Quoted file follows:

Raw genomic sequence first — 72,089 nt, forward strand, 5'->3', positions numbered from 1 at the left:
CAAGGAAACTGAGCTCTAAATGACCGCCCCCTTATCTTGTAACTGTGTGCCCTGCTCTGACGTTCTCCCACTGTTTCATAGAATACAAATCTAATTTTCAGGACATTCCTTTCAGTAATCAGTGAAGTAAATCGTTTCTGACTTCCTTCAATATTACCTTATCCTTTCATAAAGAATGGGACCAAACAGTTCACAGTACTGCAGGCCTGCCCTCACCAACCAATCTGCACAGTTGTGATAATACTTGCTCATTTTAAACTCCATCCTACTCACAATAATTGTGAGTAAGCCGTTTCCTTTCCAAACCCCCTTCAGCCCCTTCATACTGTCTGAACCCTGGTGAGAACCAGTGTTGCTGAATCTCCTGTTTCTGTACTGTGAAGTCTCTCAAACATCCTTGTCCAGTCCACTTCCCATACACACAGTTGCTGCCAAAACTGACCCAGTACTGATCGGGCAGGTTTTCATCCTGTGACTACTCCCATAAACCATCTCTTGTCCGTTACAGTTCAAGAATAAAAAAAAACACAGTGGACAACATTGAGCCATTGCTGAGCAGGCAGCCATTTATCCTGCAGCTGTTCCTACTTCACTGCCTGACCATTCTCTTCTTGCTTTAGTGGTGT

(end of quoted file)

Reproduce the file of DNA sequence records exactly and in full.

Raw genomic sequence first — 72,089 nt, forward strand, 5'->3', positions numbered from 1 at the left:
CAAGGAAACTGAGCTCTAAATGACCGCCCCCTTATCTTGTAACTGTGTGCCCTGCTCTGACGTTCTCCCACTGTTTCATAGAATACAAATCTAATTTTCAGGACATTCCTTTCAGTAATCAGTGAAGTAAATCGTTTCTGACTTCCTTCAATATTACCTTATCCTTTCATAAAGAATGGGACCAAACAGTTCACAGTACTGCAGGCCTGCCCTCACCAACCAATCTGCACAGTTGTGATAATACTTGCTCATTTTAAACTCCATCCTACTCACAATAATTGTGAGTAAGCCGTTTCCTTTCCAAACCCCCTTCAGCCCCTTCATACTGTCTGAACCCTGGTGAGAACCAGTGTTGCTGAATCTCCTGTTTCTGTACTGTGAAGTCTCTCAAACATCCTTGTCCAGTCCACTTCCCATACACACAGTTGCTGCCAAAACTGACCCAGTACTGATCGGGCAGGTTTTCATCCTGTGACTACTCCCATAAACCATCTCTTGTCCGTTACAGTTCAAGAATAAAAAAAAACACAGTGGACAACATTGAGCCATTGCTGAGCAGGCAGCCATTTATCCTGCAGCTGTTCCTACTTCACTGCCTGACCATTCTCTTCTTGCTTTAGTGGTGT